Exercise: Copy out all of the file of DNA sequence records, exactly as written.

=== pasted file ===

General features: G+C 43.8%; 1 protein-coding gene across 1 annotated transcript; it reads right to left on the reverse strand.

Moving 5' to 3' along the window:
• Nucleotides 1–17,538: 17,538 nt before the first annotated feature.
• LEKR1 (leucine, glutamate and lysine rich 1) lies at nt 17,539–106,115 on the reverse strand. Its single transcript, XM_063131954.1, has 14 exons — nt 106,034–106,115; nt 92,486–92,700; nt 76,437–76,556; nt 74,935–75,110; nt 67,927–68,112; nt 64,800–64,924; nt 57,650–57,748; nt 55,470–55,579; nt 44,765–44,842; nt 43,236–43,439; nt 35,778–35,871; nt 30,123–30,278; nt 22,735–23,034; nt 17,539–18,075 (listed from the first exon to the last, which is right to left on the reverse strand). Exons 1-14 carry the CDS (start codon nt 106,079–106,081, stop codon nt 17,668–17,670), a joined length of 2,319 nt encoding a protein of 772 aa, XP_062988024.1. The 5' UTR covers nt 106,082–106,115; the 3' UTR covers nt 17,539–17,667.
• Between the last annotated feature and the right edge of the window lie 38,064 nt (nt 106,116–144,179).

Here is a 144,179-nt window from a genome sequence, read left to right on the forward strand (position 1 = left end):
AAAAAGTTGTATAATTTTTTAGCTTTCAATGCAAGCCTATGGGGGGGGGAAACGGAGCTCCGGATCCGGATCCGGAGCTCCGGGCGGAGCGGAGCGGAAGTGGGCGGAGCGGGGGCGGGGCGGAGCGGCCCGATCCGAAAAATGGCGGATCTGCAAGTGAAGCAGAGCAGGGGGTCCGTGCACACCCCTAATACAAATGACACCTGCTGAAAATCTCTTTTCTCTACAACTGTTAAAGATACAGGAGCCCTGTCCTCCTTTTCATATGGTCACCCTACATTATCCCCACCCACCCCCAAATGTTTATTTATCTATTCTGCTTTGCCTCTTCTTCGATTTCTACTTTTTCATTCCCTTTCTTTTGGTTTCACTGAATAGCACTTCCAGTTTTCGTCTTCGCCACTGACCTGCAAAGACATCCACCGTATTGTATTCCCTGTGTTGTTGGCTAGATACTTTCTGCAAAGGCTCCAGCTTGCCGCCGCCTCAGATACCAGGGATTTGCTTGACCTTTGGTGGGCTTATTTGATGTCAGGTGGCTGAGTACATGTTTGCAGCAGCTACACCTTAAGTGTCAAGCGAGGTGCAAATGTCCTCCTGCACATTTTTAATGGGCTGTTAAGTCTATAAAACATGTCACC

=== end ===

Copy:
General features: G+C 43.8%; 1 protein-coding gene across 1 annotated transcript; it reads right to left on the reverse strand.

Moving 5' to 3' along the window:
• Nucleotides 1–17,538: 17,538 nt before the first annotated feature.
• LEKR1 (leucine, glutamate and lysine rich 1) lies at nt 17,539–106,115 on the reverse strand. Its single transcript, XM_063131954.1, has 14 exons — nt 106,034–106,115; nt 92,486–92,700; nt 76,437–76,556; nt 74,935–75,110; nt 67,927–68,112; nt 64,800–64,924; nt 57,650–57,748; nt 55,470–55,579; nt 44,765–44,842; nt 43,236–43,439; nt 35,778–35,871; nt 30,123–30,278; nt 22,735–23,034; nt 17,539–18,075 (listed from the first exon to the last, which is right to left on the reverse strand). Exons 1-14 carry the CDS (start codon nt 106,079–106,081, stop codon nt 17,668–17,670), a joined length of 2,319 nt encoding a protein of 772 aa, XP_062988024.1. The 5' UTR covers nt 106,082–106,115; the 3' UTR covers nt 17,539–17,667.
• Between the last annotated feature and the right edge of the window lie 38,064 nt (nt 106,116–144,179).

Here is a 144,179-nt window from a genome sequence, read left to right on the forward strand (position 1 = left end):
AAAAAGTTGTATAATTTTTTAGCTTTCAATGCAAGCCTATGGGGGGGGGAAACGGAGCTCCGGATCCGGATCCGGAGCTCCGGGCGGAGCGGAGCGGAAGTGGGCGGAGCGGGGGCGGGGCGGAGCGGCCCGATCCGAAAAATGGCGGATCTGCAAGTGAAGCAGAGCAGGGGGTCCGTGCACACCCCTAATACAAATGACACCTGCTGAAAATCTCTTTTCTCTACAACTGTTAAAGATACAGGAGCCCTGTCCTCCTTTTCATATGGTCACCCTACATTATCCCCACCCACCCCCAAATGTTTATTTATCTATTCTGCTTTGCCTCTTCTTCGATTTCTACTTTTTCATTCCCTTTCTTTTGGTTTCACTGAATAGCACTTCCAGTTTTCGTCTTCGCCACTGACCTGCAAAGACATCCACCGTATTGTATTCCCTGTGTTGTTGGCTAGATACTTTCTGCAAAGGCTCCAGCTTGCCGCCGCCTCAGATACCAGGGATTTGCTTGACCTTTGGTGGGCTTATTTGATGTCAGGTGGCTGAGTACATGTTTGCAGCAGCTACACCTTAAGTGTCAAGCGAGGTGCAAATGTCCTCCTGCACATTTTTAATGGGCTGTTAAGTCTATAAAACATGTCACC